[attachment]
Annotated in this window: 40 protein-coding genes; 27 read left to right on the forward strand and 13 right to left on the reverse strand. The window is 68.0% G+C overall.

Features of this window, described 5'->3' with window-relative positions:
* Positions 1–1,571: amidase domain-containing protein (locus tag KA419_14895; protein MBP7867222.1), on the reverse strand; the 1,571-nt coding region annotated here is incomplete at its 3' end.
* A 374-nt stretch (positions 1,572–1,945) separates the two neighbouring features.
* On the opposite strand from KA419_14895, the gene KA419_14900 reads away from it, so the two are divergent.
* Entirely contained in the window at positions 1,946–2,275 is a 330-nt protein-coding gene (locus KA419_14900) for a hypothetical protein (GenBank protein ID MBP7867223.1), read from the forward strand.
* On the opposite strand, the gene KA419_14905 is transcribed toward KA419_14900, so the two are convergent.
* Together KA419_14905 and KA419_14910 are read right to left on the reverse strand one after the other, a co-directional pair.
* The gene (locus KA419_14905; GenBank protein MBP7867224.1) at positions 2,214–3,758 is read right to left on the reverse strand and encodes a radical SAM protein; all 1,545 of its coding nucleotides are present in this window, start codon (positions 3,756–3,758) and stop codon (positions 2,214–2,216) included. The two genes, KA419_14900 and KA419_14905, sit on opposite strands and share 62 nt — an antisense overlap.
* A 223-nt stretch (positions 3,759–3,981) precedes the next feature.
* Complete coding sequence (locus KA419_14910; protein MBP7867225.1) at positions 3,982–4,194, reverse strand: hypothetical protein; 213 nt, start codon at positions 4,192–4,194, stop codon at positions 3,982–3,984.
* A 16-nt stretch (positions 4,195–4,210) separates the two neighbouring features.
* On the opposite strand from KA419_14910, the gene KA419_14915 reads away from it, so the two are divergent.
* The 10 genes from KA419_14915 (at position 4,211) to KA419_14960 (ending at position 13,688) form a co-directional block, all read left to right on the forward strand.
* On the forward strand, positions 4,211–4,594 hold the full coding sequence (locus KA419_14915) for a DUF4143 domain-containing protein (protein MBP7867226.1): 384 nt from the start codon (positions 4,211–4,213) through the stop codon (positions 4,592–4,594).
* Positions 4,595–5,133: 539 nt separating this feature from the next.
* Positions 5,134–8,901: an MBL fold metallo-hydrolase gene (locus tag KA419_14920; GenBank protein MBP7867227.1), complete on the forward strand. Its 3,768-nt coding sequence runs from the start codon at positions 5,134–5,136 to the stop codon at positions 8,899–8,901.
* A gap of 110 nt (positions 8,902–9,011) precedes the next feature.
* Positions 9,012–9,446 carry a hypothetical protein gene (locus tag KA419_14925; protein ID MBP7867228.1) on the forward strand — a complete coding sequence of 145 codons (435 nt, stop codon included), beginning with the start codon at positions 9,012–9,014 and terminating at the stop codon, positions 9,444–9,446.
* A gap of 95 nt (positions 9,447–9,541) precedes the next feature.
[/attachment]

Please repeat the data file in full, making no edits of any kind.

Annotated in this window: 40 protein-coding genes; 27 read left to right on the forward strand and 13 right to left on the reverse strand. The window is 68.0% G+C overall.

Features of this window, described 5'->3' with window-relative positions:
* Positions 1–1,571: amidase domain-containing protein (locus tag KA419_14895; protein MBP7867222.1), on the reverse strand; the 1,571-nt coding region annotated here is incomplete at its 3' end.
* A 374-nt stretch (positions 1,572–1,945) separates the two neighbouring features.
* On the opposite strand from KA419_14895, the gene KA419_14900 reads away from it, so the two are divergent.
* Entirely contained in the window at positions 1,946–2,275 is a 330-nt protein-coding gene (locus KA419_14900) for a hypothetical protein (GenBank protein ID MBP7867223.1), read from the forward strand.
* On the opposite strand, the gene KA419_14905 is transcribed toward KA419_14900, so the two are convergent.
* Together KA419_14905 and KA419_14910 are read right to left on the reverse strand one after the other, a co-directional pair.
* The gene (locus KA419_14905; GenBank protein MBP7867224.1) at positions 2,214–3,758 is read right to left on the reverse strand and encodes a radical SAM protein; all 1,545 of its coding nucleotides are present in this window, start codon (positions 3,756–3,758) and stop codon (positions 2,214–2,216) included. The two genes, KA419_14900 and KA419_14905, sit on opposite strands and share 62 nt — an antisense overlap.
* A 223-nt stretch (positions 3,759–3,981) precedes the next feature.
* Complete coding sequence (locus KA419_14910; protein MBP7867225.1) at positions 3,982–4,194, reverse strand: hypothetical protein; 213 nt, start codon at positions 4,192–4,194, stop codon at positions 3,982–3,984.
* A 16-nt stretch (positions 4,195–4,210) separates the two neighbouring features.
* On the opposite strand from KA419_14910, the gene KA419_14915 reads away from it, so the two are divergent.
* The 10 genes from KA419_14915 (at position 4,211) to KA419_14960 (ending at position 13,688) form a co-directional block, all read left to right on the forward strand.
* On the forward strand, positions 4,211–4,594 hold the full coding sequence (locus KA419_14915) for a DUF4143 domain-containing protein (protein MBP7867226.1): 384 nt from the start codon (positions 4,211–4,213) through the stop codon (positions 4,592–4,594).
* Positions 4,595–5,133: 539 nt separating this feature from the next.
* Positions 5,134–8,901: an MBL fold metallo-hydrolase gene (locus tag KA419_14920; GenBank protein MBP7867227.1), complete on the forward strand. Its 3,768-nt coding sequence runs from the start codon at positions 5,134–5,136 to the stop codon at positions 8,899–8,901.
* A gap of 110 nt (positions 8,902–9,011) precedes the next feature.
* Positions 9,012–9,446 carry a hypothetical protein gene (locus tag KA419_14925; protein ID MBP7867228.1) on the forward strand — a complete coding sequence of 145 codons (435 nt, stop codon included), beginning with the start codon at positions 9,012–9,014 and terminating at the stop codon, positions 9,444–9,446.
* A gap of 95 nt (positions 9,447–9,541) precedes the next feature.